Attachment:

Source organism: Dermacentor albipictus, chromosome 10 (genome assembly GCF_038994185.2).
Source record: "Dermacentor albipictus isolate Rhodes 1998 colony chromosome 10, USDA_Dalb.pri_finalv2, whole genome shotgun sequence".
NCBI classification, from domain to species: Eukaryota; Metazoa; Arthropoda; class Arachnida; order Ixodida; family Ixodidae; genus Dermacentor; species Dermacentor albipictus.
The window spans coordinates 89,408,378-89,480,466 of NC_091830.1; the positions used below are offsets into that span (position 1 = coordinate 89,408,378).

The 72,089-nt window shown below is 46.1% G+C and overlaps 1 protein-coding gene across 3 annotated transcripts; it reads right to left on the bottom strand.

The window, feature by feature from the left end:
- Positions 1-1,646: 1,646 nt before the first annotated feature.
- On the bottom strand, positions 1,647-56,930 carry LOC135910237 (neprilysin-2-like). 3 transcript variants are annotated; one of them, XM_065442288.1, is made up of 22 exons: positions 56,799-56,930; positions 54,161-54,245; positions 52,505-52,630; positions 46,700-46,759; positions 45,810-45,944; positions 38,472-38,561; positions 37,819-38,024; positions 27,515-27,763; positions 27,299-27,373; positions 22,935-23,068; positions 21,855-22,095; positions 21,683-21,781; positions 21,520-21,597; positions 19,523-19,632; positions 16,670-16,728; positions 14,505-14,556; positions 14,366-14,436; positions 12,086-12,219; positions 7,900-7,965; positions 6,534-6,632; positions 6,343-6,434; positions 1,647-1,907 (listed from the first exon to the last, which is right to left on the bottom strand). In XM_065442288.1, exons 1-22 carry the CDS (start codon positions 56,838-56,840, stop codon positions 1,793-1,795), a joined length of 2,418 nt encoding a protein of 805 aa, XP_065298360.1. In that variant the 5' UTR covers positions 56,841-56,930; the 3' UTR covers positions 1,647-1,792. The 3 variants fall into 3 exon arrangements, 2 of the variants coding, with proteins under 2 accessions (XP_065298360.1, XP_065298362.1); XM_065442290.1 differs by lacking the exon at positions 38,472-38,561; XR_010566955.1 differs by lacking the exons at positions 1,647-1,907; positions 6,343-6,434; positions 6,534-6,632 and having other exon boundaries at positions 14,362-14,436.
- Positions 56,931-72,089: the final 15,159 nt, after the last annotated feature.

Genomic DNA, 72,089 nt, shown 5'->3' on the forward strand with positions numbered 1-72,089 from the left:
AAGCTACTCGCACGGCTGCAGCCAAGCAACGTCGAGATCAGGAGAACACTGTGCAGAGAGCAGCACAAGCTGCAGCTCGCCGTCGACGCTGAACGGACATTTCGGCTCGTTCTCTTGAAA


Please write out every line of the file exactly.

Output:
Source organism: Dermacentor albipictus, chromosome 10 (genome assembly GCF_038994185.2).
Source record: "Dermacentor albipictus isolate Rhodes 1998 colony chromosome 10, USDA_Dalb.pri_finalv2, whole genome shotgun sequence".
NCBI classification, from domain to species: Eukaryota; Metazoa; Arthropoda; class Arachnida; order Ixodida; family Ixodidae; genus Dermacentor; species Dermacentor albipictus.
The window spans coordinates 89,408,378-89,480,466 of NC_091830.1; the positions used below are offsets into that span (position 1 = coordinate 89,408,378).

The 72,089-nt window shown below is 46.1% G+C and overlaps 1 protein-coding gene across 3 annotated transcripts; it reads right to left on the bottom strand.

The window, feature by feature from the left end:
- Positions 1-1,646: 1,646 nt before the first annotated feature.
- On the bottom strand, positions 1,647-56,930 carry LOC135910237 (neprilysin-2-like). 3 transcript variants are annotated; one of them, XM_065442288.1, is made up of 22 exons: positions 56,799-56,930; positions 54,161-54,245; positions 52,505-52,630; positions 46,700-46,759; positions 45,810-45,944; positions 38,472-38,561; positions 37,819-38,024; positions 27,515-27,763; positions 27,299-27,373; positions 22,935-23,068; positions 21,855-22,095; positions 21,683-21,781; positions 21,520-21,597; positions 19,523-19,632; positions 16,670-16,728; positions 14,505-14,556; positions 14,366-14,436; positions 12,086-12,219; positions 7,900-7,965; positions 6,534-6,632; positions 6,343-6,434; positions 1,647-1,907 (listed from the first exon to the last, which is right to left on the bottom strand). In XM_065442288.1, exons 1-22 carry the CDS (start codon positions 56,838-56,840, stop codon positions 1,793-1,795), a joined length of 2,418 nt encoding a protein of 805 aa, XP_065298360.1. In that variant the 5' UTR covers positions 56,841-56,930; the 3' UTR covers positions 1,647-1,792. The 3 variants fall into 3 exon arrangements, 2 of the variants coding, with proteins under 2 accessions (XP_065298360.1, XP_065298362.1); XM_065442290.1 differs by lacking the exon at positions 38,472-38,561; XR_010566955.1 differs by lacking the exons at positions 1,647-1,907; positions 6,343-6,434; positions 6,534-6,632 and having other exon boundaries at positions 14,362-14,436.
- Positions 56,931-72,089: the final 15,159 nt, after the last annotated feature.

Genomic DNA, 72,089 nt, shown 5'->3' on the forward strand with positions numbered 1-72,089 from the left:
AAGCTACTCGCACGGCTGCAGCCAAGCAACGTCGAGATCAGGAGAACACTGTGCAGAGAGCAGCACAAGCTGCAGCTCGCCGTCGACGCTGAACGGACATTTCGGCTCGTTCTCTTGAAA